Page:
NEW YORK CITY, New York—New Jersey parent Ms. Shehnaz Abdeljaber was shocked to find out her son’s classmates and a teacher suggested he was a terrorist.
She opened his middle school year book and saw the comments, then found out her son had been enduring such bullying for years and had kept silent.
Since then, she has pushed the school’s principal to support workshops on bullying that will include students and teachers.
“We need a more creative approach and more interaction with the youth, empowering them to do something rather than just going through the framework of authority,” Ms. Abdeljaber was quoted in Asian Week.
Ms. Abdeljaber was invited to share her story, along with students who had experienced bullying, at the White House Asian American and Pacific Islander (AAPI) Initiative Bullying Prevention Summit on 29 October 2011 in New York City.
At the summit, new data from the Department of Education (DOE) was released, revealing reportedly surprising statistics on bullying.
The data, increased exposure
The National Institutes of Health (NIH) labels a student as being bullied “when another student, or group of students, say or do nasty and unpleasant things to him or her. It is also bullying when a student is teased repeatedly in a way he or she doesn’t like.”
In 2009, the DOE conducted a survey on bullying, interviewing 6,500 students ages 12-18.
According to the survey, 54 percent Asian American students reported being bullied in their classrooms, whereas 31.3 percent White students, 38.4 percent Black students, and 34.3 percent Latino students reported experiencing this type of bullying.
Regarding online harassment, 62 percent Asian American teens reported experiencing bullying on the internet, compared to 18.1 percent White teens.
Language barriers could target Asian Americans for bullying, as well as heightened racial prejudice after the September 11, 2001 attacks largely attributed to Muslims, according to policymakers. Teens thought to be Muslim are bullied more.
“We’re seeing folks who somehow seem a little different from the norm bearing the brunt,” U.S. Education Secretary Arne Duncan was quoted in Agence France-Presse. “We’re trying to shine a huge spotlight on this.”
The Obama administration has been highlighting bullying since October 2010 when there was an increase in reported bullying against gay and lesbian teenagers, resulting in teen suicides.
However, there have been others involved in shining light on the bullying issue for a few years now.
Dissed-Respect: The Impact of Bullying
In 2006, Plattsburgh, New York based Mountain Lake PBS premiered the film Dissed Respect: The Impact of Bullying.
SUNY Plattsburgh Director for the Center of Diversity, Pluralism, and Inclusion (CDPI) Dr. J.W. Wiley worked as a consultant on the film, interviewing and holding conversations with children and young teens, as well as educators, to address reasons, consequences, and actions to take in resolving bullying.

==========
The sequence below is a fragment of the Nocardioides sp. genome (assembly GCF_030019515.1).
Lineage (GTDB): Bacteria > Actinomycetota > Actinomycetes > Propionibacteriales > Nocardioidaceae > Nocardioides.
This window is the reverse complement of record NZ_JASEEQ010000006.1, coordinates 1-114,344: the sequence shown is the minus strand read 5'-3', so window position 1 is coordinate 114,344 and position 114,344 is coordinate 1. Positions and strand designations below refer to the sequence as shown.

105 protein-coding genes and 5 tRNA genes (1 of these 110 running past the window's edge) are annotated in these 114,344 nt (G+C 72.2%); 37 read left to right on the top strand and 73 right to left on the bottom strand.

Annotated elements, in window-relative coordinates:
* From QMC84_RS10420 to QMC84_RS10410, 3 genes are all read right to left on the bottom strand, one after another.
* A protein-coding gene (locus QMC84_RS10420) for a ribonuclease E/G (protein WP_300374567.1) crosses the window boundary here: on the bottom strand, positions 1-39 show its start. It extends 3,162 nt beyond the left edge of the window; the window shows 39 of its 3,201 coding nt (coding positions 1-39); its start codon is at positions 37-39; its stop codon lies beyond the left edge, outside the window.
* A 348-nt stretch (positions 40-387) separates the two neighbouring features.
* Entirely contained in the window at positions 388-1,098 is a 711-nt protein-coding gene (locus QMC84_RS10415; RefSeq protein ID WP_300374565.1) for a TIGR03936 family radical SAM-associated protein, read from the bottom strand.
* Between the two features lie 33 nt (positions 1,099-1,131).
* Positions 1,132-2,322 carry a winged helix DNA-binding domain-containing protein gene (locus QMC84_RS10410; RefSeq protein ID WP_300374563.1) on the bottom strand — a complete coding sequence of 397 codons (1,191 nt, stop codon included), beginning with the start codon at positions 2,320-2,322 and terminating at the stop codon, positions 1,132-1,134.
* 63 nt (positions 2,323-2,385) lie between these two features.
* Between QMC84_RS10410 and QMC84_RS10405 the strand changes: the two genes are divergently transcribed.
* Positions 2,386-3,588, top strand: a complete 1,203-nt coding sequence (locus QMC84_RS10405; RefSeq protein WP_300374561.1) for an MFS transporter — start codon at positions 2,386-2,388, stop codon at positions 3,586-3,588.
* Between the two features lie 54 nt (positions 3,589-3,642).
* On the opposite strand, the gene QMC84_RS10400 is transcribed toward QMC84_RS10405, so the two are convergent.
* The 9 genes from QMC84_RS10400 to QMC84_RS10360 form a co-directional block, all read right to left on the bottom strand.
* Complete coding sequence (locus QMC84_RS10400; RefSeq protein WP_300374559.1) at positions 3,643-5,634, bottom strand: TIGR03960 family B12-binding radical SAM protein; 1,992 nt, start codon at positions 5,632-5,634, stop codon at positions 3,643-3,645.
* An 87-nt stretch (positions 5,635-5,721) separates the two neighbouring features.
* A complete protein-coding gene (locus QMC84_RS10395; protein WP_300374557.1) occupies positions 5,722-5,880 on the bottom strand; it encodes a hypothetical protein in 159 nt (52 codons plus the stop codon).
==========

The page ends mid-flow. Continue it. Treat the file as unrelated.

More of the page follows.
Combining skits, poetry, and rap with research on bullying allowed for the film to include an audience of children and teens who are reportedly very susceptible to bullying.
The film considers two approaches for viewers: a student and a professional pathway.
In the student pathway, students explore aspects of bullying, while guided by peer voices and experiences, as well as professional input. The professional pathway allows educators to consider the impact that bullying has on their educational environment by truly listening to student and colleague voices, as well as various thoughts and theories.
“Most of us, probably all of us at some time, don’t see ourselves as bullies,” Dr. Wiley says in the film. “It’s hard for us to see that.”
Dr. Wiley told the Viễn Đông that everyone has bullied someone and been bullied in their lifetime, whether knowingly or unknowingly. This recognition is a step toward diminishing bullying.
“People always think it’s [bullying] a large kid getting in someone’s face and leveraging physical harm,” he told the Viễn Đông. “That’s the misnomer of bullying.”
Dr. Wiley added that bullying can be overt or covert. While overt bullying is the most commonly referenced, in the face type, covert bullying is not usually processed while it’s happening.
For example, if someone does not like someone else for any reason, they can use manipulation to get a group of people to not like that person also. The group can even cause harm to the person, while believing they are doing nothing wrong.
Organizations, like enforcement agencies, within U.S. dominant society have historically perpetuated this type of covert bullying against ethnic minorities through practices like racial profiling, Dr.Wiley told the Viễn Đông.
“I’d rather be physically punched in the face than metaphorically stabbed in the back,” he added.
When bullying escalates
On 19 August 2011, the Viễn Dông reported on the Orange County Human Relations (OCHR) Commission’s press conference presenting the 2010 Hate Crime Report, with featured panelists to comment on hate crime in OC.
Panelists shared that bullying can lead to hate crimes, which are crimes committed against someone with an actual or perceived difference in characteristics from the attacker.
Although hate crimes against Asian Americans reportedly decreased from 2009-2010, panelists said hate crimes could be underreported as Asian Americans are among ethnic groups who are quiet about the abuse they experience.
Such groups come from multigenerational histories of promoting and accepting silence as a means of survival in the United States.
Though bullying is not the same as a hate crime, it can lead to one. For more information regarding OCHR and hate crimes, visit www.ochumanrelations.org, call (714) 567-7470, or send mail or walk in to 1300 S. Grand Ave. Building B, Santa Ana, CA 92705.
To report a hate crime, call 1-888-No-2-Hate.